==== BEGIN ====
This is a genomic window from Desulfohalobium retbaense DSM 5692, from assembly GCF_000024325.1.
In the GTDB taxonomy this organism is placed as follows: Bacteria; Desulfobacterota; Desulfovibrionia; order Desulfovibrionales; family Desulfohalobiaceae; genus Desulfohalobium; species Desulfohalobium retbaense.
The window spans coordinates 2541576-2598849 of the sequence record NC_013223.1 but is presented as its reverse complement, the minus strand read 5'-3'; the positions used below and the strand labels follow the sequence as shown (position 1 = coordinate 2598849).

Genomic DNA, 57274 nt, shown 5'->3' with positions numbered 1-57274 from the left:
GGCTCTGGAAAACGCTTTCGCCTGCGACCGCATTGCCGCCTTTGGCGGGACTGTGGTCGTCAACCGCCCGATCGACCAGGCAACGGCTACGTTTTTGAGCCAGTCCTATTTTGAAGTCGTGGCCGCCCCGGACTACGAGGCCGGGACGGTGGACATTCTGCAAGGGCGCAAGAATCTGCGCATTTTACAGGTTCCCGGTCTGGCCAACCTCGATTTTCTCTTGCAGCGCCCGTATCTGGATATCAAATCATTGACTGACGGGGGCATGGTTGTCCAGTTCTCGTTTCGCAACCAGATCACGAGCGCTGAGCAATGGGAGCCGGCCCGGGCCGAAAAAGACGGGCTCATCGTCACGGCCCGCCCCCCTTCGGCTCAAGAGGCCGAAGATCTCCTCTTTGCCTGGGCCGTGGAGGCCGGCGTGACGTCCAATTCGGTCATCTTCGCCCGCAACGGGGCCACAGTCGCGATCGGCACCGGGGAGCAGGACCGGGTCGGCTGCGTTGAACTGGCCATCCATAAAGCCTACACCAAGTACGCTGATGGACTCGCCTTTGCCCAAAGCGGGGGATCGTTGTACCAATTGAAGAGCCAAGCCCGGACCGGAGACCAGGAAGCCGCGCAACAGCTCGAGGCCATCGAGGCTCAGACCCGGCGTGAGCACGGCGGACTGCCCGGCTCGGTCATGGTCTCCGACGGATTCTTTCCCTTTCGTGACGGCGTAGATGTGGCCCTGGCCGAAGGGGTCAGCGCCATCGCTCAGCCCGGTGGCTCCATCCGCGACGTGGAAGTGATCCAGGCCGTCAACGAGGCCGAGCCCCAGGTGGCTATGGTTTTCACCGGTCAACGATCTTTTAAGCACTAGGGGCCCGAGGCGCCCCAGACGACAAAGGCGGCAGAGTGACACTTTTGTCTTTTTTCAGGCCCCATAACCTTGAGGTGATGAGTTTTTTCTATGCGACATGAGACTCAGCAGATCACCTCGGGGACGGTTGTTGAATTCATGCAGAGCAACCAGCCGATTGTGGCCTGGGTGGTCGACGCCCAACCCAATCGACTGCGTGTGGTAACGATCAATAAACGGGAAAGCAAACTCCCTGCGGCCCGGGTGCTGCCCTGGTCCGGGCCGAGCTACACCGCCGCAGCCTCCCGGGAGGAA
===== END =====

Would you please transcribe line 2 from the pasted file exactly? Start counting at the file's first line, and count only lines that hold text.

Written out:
In the GTDB taxonomy this organism is placed as follows: Bacteria; Desulfobacterota; Desulfovibrionia; order Desulfovibrionales; family Desulfohalobiaceae; genus Desulfohalobium; species Desulfohalobium retbaense.